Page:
What's the most difficult aspect of building a new green home from scratch?

With custom construction, there has to be a comprehensive commitment on the part of the customer, the builder, and the architect before any work starts. With a spec project, the toughest part is finding affordable land to build a high-quality project on. You can get a premium for better-designed homes, but it doesn't necessary compensate for the cost of building them. The requirements for LEED, for example, add a cost overlay that clients may not see the benefit of, or even know you complied with.

Another obstacle is city permitting. Bureaucratically speaking, you're not really rewarded for building sustainably in residential construction. There can even be a penalty. For example, we're doing a project with no impervious surfaces, but we still have to do comprehensive drainage plan for the city. We have to design for the ordinances and then redesign for the environment. Residential storm-water reuse is also tough to get the city to agree to.

How about doing a green remodel?

With remodeling, we make suggestions for improving the envelope of the building, but we’re really dealing more with healthy finishes. A lot of existing homes are not going to encompass as many green features as you’d want. We try to get in energy-efficient lighting, formaldehyde-free glues and panels, things like that. When you start with a blank page--a new structure--that's when you can really get somewhere. With whole-house remodels, we can really improve water usage, for example. There's a device where when you walk into the bathroom, the pump sends hot water to the fixtures. The average American family wastes 10,000 gallons a year just waiting for hot water.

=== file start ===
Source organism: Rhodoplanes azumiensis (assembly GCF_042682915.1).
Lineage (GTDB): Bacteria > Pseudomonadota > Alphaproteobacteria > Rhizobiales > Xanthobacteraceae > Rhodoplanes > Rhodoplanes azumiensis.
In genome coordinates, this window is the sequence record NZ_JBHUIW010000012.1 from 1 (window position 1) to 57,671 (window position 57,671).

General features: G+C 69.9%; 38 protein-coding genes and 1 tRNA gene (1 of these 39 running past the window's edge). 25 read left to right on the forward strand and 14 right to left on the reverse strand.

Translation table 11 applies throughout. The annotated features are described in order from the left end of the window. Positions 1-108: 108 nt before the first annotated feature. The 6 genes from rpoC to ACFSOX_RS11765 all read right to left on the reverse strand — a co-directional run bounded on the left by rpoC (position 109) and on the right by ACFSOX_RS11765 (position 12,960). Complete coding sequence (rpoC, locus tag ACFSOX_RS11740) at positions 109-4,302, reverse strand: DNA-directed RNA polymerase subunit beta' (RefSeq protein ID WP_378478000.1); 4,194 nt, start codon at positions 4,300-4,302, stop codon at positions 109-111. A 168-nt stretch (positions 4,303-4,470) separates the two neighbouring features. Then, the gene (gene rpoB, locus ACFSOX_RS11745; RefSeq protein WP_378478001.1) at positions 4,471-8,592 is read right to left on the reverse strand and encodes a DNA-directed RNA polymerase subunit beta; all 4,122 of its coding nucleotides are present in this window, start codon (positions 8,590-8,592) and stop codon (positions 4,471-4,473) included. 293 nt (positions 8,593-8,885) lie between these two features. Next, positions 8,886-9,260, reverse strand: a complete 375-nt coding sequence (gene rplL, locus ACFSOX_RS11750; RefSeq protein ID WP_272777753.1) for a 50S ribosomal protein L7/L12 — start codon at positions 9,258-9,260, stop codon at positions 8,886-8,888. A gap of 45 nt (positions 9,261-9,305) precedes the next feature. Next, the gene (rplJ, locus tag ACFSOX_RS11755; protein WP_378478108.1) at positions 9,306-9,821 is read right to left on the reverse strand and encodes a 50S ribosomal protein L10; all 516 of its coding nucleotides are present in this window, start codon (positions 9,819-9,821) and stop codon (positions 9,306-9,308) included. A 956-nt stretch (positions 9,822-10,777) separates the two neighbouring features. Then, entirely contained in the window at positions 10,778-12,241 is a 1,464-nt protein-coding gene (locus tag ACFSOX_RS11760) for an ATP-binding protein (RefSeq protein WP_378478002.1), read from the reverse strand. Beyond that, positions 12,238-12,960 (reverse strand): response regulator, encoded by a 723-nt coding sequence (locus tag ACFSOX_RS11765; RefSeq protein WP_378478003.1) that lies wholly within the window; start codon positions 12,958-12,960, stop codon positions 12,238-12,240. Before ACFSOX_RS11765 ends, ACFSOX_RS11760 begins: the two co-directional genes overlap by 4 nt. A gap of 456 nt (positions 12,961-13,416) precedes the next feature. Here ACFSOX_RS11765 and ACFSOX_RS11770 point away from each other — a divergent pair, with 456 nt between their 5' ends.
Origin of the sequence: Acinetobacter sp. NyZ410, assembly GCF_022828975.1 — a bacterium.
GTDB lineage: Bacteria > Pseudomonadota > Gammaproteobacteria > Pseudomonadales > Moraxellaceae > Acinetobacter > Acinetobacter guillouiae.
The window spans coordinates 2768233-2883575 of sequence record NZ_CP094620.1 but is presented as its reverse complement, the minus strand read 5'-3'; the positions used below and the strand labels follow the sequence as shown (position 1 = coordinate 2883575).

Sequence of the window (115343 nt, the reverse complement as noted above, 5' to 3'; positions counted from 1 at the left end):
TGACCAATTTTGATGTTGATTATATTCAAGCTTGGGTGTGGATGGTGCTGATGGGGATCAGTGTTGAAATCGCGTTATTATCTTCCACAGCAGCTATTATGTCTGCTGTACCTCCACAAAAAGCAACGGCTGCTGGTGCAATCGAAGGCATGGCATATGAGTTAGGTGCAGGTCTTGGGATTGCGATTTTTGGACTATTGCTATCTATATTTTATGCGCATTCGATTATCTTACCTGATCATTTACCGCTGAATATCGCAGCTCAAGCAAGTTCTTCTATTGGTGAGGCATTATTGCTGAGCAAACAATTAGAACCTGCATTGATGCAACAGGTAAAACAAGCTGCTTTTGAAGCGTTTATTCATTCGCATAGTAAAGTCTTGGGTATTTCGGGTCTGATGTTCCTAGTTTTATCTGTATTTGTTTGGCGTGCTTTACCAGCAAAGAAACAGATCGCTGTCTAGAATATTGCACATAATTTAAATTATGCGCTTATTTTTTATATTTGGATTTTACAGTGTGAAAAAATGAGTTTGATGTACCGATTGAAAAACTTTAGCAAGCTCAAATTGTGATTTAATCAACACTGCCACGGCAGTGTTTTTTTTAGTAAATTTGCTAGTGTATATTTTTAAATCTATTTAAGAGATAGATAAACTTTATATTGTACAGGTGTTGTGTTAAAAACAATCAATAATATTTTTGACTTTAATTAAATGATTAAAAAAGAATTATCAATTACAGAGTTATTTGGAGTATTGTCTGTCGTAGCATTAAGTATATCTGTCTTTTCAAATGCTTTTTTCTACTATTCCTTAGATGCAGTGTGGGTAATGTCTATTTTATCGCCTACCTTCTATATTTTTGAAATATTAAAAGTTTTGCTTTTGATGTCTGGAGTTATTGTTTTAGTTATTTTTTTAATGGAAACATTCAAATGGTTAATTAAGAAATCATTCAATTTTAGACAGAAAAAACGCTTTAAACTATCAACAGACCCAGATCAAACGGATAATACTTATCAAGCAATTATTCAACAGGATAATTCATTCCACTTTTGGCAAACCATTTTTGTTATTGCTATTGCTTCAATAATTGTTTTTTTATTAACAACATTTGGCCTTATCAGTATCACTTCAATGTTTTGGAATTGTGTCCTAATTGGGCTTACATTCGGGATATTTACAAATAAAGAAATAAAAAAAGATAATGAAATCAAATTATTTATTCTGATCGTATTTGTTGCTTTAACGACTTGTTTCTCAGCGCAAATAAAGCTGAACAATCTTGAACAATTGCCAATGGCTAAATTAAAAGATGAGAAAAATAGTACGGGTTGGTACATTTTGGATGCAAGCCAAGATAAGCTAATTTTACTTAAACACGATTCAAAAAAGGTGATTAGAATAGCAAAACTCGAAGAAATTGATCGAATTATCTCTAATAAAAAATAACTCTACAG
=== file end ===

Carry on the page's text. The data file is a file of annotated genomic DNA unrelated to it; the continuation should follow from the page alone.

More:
What's the one thing you wish every prospective client--or even everyone in the world--would understand about green building?

That it's an investment in their health and the future of their communities. They have to be willing to make that investment even when the economic payoff may not be obvious.

What innovations do you see coming down the line?

To me, affordability is a big issue. As long as this is a boutique kind of practice, its impact will be limited. But growing demand is forcing manufacturers to appreciate that it's not a fad. So the exciting thing to me is that increasing interest is drawing more research and development in the industry. Even little, incremental steps that people take can have a huge impact on energy use and the health factor of our homes. That's a reason to have a lot of optimism about the building industry.

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Want to learn more about green building? Read an interview with the owner of the EcoBuilders, Inc. in North Carolina and look for one with a Portland-based builder next week. Then check out the latest issue of Sierra magazine for remodeling tips and author Bill McKibben's account of building his ecofriendly dream home.